For nearly 10 years, students in the Florida A&M University School of Journalism & Graphic Communications have made a home for aspiring narrative feature storytellers. A place where some of the most talented student journalists and filmmakers have worked with fellow students to produce riveting stories that cover a variety of topics. A showcase, where the top student producers, best videographers and most-skilled student public relations practitioners, all work together to create something. J-School Journals. The real-life-stories of real-life people on one big stage.
This semester, J-School Journals will showcase multimedia projects and full-length 15-minute pieces. The feature topics range from childhood hunger and housing segregation, to African-American women role models in today’s society and the demise of young African-American men within the justice system. Throughout the semester, the trailers for the Fall 2015 narrative features and multimedia projects will be posted. Don't forget to come to J-School Journals to see the full-length features. The showcase will be held on Saturday, Dec. 5, 2015 at 1 PM in the Lee Hall Auditorium on the campus of Florida A&M University. Lee Hall Auditorium is located at 1601 S. Martin Luther King Jr. Blvd, Tallahassee, FL 32301.
The Zip Code Divide
The Zip Code Divide is a mini-documentary that begins to explore the history of housing segregation in the United States and its lasting effects on the country. The piece takes a look at what the 1968 Fair Housing Act is and how the lack of its enforcement may directly correlate with socioeconomic issues of today. This mini-documentary is the first part to a three-part multimedia project that includes a podcast and an online article.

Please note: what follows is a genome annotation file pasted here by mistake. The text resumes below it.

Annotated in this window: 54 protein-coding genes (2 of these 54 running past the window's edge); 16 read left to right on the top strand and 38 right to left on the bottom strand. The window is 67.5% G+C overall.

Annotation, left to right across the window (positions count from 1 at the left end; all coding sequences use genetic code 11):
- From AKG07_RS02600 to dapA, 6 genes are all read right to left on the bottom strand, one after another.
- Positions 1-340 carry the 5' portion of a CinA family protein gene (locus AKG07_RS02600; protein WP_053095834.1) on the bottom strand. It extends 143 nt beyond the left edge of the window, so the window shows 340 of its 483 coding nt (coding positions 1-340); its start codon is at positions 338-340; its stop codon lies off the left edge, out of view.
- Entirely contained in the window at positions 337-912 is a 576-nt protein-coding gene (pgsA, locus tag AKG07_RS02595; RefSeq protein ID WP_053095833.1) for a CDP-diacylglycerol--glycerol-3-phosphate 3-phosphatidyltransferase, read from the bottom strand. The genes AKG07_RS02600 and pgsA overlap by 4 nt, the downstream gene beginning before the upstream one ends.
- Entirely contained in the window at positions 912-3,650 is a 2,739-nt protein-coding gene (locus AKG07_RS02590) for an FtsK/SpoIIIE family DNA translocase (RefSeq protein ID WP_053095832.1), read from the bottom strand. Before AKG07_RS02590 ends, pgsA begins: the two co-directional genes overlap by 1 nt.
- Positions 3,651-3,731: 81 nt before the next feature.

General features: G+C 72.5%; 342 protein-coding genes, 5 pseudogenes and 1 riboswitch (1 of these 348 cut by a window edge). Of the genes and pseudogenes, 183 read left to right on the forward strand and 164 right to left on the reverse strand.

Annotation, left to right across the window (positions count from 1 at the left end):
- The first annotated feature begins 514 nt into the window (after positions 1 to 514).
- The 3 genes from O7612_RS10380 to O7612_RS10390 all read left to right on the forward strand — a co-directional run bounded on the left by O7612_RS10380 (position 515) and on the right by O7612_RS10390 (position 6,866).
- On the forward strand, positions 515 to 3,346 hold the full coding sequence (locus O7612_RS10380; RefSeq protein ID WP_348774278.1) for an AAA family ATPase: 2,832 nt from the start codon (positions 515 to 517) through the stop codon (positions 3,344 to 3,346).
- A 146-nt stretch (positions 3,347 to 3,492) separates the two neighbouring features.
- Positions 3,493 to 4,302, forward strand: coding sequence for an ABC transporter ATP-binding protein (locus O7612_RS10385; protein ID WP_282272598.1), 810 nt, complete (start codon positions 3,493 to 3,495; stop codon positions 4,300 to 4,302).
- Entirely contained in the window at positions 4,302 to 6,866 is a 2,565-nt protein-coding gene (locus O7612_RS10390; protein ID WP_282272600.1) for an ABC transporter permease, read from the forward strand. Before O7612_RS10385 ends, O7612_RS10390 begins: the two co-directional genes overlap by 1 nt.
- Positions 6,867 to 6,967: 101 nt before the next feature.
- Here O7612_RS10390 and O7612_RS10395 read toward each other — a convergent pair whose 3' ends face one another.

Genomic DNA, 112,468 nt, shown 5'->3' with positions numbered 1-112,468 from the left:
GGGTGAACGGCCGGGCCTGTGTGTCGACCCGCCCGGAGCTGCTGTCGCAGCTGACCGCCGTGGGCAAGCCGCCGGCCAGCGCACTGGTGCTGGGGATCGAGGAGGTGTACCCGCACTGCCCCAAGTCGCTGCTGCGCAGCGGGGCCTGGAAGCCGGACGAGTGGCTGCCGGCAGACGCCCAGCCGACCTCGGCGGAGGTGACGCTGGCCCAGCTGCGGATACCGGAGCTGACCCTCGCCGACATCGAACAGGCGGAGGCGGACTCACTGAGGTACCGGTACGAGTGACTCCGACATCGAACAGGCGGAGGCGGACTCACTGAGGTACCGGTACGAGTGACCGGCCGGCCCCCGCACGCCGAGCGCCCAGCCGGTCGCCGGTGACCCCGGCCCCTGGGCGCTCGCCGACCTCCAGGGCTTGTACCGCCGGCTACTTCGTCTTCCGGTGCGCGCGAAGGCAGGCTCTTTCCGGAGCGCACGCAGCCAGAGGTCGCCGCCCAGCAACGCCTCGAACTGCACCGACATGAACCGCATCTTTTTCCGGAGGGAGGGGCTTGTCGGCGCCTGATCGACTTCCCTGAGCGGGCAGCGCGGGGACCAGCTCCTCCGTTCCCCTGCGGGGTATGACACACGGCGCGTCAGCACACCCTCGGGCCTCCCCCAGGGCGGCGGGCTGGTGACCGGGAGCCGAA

From explicit music lyrics and provocative music videos, to controversial television roles and Instagram models, it's common to see African-American women portrayed negatively in the media. New Shade explores whether these negative portrayals impact how society treats these women.
In the Spring of 2015, four student-produced pieces were screened in J-School Journals. The 15-minute documentaries took an in-depth look on important socioeconomic issues, life-threatening illnesses, the role of race in today’s society and sports history. Below are the trailers for the four narrative features selected in Spring 2015 and if you’d like to see the full documentaries, the links are included.
The Redzone: State of HBCU Sports
Trapped: The Restricted American Dream
Returned to Sender
Return to Sender is a narrative feature that focuses on letters that African-American fathers (Tracy Martin & Life Malcolm) have written to their sons. You can view the full documentary at: https://www.youtube.com/watch?v=_fWl5EIc8Sk